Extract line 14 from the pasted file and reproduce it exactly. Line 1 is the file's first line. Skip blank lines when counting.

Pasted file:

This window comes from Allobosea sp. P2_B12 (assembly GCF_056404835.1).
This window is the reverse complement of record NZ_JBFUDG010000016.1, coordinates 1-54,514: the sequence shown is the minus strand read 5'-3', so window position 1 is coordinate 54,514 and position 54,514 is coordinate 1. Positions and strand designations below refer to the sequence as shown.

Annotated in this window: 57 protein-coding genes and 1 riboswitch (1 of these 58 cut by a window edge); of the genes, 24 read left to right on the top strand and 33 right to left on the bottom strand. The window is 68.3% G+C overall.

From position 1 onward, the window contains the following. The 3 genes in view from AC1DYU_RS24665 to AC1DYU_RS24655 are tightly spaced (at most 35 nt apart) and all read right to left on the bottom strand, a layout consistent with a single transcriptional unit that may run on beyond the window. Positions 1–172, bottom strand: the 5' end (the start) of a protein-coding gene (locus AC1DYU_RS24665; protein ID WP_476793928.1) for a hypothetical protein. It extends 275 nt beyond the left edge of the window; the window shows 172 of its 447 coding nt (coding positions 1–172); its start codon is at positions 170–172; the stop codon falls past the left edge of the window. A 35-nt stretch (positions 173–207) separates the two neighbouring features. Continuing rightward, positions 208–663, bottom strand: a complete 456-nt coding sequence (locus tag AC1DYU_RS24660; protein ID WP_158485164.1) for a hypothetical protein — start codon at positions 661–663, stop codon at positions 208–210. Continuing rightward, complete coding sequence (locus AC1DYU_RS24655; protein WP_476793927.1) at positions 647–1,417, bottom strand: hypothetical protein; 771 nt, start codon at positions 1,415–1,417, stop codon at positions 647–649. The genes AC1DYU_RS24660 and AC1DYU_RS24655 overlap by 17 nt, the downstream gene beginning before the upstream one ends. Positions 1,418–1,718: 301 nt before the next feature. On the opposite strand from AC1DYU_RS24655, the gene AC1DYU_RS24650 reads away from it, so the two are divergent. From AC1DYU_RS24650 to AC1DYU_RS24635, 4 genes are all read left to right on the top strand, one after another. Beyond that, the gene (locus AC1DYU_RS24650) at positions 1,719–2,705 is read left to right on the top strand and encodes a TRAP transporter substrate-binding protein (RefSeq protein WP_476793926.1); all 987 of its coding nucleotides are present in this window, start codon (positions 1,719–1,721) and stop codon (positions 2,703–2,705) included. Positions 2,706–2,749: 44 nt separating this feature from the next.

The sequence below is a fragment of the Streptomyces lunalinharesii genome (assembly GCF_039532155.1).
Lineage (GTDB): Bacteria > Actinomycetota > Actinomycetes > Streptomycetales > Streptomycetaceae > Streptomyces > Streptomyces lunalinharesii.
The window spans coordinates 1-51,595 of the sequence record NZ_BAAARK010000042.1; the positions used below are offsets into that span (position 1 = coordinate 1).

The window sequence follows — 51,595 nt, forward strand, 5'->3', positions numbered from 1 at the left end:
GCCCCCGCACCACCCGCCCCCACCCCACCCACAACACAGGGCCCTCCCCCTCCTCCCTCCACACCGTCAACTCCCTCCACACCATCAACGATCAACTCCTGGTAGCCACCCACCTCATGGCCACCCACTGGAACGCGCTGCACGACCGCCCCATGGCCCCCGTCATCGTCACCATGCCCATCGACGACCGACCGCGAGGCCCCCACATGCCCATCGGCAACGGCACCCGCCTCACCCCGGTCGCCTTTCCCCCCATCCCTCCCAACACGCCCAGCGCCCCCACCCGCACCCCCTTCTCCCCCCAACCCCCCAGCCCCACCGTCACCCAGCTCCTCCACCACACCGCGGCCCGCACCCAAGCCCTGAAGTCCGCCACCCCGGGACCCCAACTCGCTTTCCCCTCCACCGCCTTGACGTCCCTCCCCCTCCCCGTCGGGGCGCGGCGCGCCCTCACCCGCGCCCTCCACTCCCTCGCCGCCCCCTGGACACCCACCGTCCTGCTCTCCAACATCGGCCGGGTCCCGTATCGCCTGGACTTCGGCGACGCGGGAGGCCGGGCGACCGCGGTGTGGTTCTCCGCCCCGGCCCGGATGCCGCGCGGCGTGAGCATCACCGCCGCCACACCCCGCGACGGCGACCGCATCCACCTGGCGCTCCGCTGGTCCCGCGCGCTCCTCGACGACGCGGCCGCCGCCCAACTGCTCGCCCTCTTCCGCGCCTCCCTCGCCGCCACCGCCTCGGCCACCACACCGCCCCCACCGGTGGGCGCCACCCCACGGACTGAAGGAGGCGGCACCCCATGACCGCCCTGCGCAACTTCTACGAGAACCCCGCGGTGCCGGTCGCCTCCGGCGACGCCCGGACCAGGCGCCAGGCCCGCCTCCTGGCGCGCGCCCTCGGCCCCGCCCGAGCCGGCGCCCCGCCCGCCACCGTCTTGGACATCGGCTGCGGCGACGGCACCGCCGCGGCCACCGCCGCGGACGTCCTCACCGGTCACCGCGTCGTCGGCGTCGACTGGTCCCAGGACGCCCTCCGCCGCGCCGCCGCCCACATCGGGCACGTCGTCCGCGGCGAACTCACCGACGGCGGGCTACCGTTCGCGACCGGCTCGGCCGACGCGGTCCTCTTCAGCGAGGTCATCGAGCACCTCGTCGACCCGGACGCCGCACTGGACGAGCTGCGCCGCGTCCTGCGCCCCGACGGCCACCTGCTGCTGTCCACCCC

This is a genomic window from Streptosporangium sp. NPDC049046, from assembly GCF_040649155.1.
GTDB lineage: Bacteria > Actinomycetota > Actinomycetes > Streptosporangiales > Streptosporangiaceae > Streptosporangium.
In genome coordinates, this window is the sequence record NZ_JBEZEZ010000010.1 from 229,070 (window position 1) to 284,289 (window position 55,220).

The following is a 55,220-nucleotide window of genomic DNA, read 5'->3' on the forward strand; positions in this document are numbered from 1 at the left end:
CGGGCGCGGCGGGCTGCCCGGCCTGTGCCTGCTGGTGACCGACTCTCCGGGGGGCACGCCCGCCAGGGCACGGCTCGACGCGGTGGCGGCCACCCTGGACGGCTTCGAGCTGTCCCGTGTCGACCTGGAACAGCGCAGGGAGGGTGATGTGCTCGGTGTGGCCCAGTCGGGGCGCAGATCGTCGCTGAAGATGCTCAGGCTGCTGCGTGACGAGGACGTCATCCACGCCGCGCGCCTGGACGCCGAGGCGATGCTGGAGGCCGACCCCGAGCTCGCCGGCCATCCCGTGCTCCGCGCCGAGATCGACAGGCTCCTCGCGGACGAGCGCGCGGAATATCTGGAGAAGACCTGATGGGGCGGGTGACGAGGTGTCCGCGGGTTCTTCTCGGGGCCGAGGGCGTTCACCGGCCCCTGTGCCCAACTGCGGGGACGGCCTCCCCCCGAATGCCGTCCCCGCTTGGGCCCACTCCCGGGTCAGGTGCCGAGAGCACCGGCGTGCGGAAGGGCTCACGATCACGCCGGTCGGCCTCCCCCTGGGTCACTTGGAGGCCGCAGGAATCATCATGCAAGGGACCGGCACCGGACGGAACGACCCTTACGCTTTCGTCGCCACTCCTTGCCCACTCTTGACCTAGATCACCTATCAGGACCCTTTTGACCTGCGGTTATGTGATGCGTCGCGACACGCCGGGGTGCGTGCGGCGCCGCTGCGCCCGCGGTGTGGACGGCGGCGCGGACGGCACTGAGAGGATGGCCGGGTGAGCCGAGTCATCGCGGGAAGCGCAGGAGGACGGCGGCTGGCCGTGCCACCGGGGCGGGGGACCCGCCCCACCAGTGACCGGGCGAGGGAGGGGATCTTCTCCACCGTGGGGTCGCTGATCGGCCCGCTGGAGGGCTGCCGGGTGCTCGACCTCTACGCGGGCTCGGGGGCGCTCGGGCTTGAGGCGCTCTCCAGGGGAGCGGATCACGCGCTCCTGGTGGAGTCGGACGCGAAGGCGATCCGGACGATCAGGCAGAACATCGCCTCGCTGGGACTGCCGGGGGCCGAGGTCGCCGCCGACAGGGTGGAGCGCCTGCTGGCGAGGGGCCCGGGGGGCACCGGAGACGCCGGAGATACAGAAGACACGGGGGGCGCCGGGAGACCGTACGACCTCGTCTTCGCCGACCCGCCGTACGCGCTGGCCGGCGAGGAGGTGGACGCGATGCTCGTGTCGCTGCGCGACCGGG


CGGGCGCGGCGGGCTGCCCGGCCTGTGCCTGCTGGTGACCGACTCTCCGGGGGGCACGCCCGCCAGGGCACGGCTCGACGCGGTGGCGGCCACCCTGGACGGCTTCGAGCTGTCCCGTGTCGACCTGGAACAGCGCAGGGAGGGTGATGTGCTCGGTGTGGCCCAGTCGGGGCGCAGATCGTCGCTGAAGATGCTCAGGCTGCTGCGTGACGAGGACGTCATCCACGCCGCGCGCCTGGACGCCGAGGCGATGCTGGAGGCCGACCCCGAGCTCGCCGGCCATCCCGTGCTCCGCGCCGAGATCGACAGGCTCCTCGCGGACGAGCGCGCGGAATATCTGGAGAAGACCTGATGGGGCGGGTGACGAGGTGTCCGCGGGTTCTTCTCGGGGCCGAGGGCGTTCACCGGCCCCTGTGCCCAACTGCGGGGACGGCCTCCCCCCGAATGCCGTCCCCGCTTGGGCCCACTCCCGGGTCAGGTGCCGAGAGCACCGGCGTGCGGAAGGGCTCACGATCACGCCGGTCGGCCTCCCCCTGGGTCACTTGGAGGCCGCAGGAATCATCATGCAAGGGACCGGCACCGGACGGAACGACCCTTACGCTTTCGTCGCCACTCCTTGCCCACTCTTGACCTAGATCACCTATCAGGACCCTTTTGACCTGCGGTTATGTGATGCGTCGCGACACGCCGGGGTGCGTGCGGCGCCGCTGCGCCCGCGGTGTGGACGGCGGCGCGGACGGCACTGAGAGGATGGCCGGGTGAGCCGAGTCATCGCGGGAAGCGCAGGAGGACGGCGGCTGGCCGTGCCACCGGGGCGGGGGACCCGCCCCACCAGTGACCGGGCGAGGGAGGGGATCTTCTCCACCGTGGGGTCGCTGATCGGCCCGCTGGAGGGCTGCCGGGTGCTCGACCTCTACGCGGGCTCGGGGGCGCTCGGGCTTGAGGCGCTCTCCAGGGGAGCGGATCACGCGCTCCTGGTGGAGTCGGACGCGAAGGCGATCCGGACGATCAGGCAGAACATCGCCTCGCTGGGACTGCCGGGGGCCGAGGTCGCCGCCGACAGGGTGGAGCGCCTGCTGGCGAGGGGCCCGGGGGGCACCGGAGACGCCGGAGATACAGAAGACACGGGGGGCGCCGGGAGACCGTACGACCTCGTCTTCGCCGACCCGCCGTACGCGCTGGCCGGCGAGGAGGTGGACGCGATGCTCGTGTCGCTGCGCGACCGGG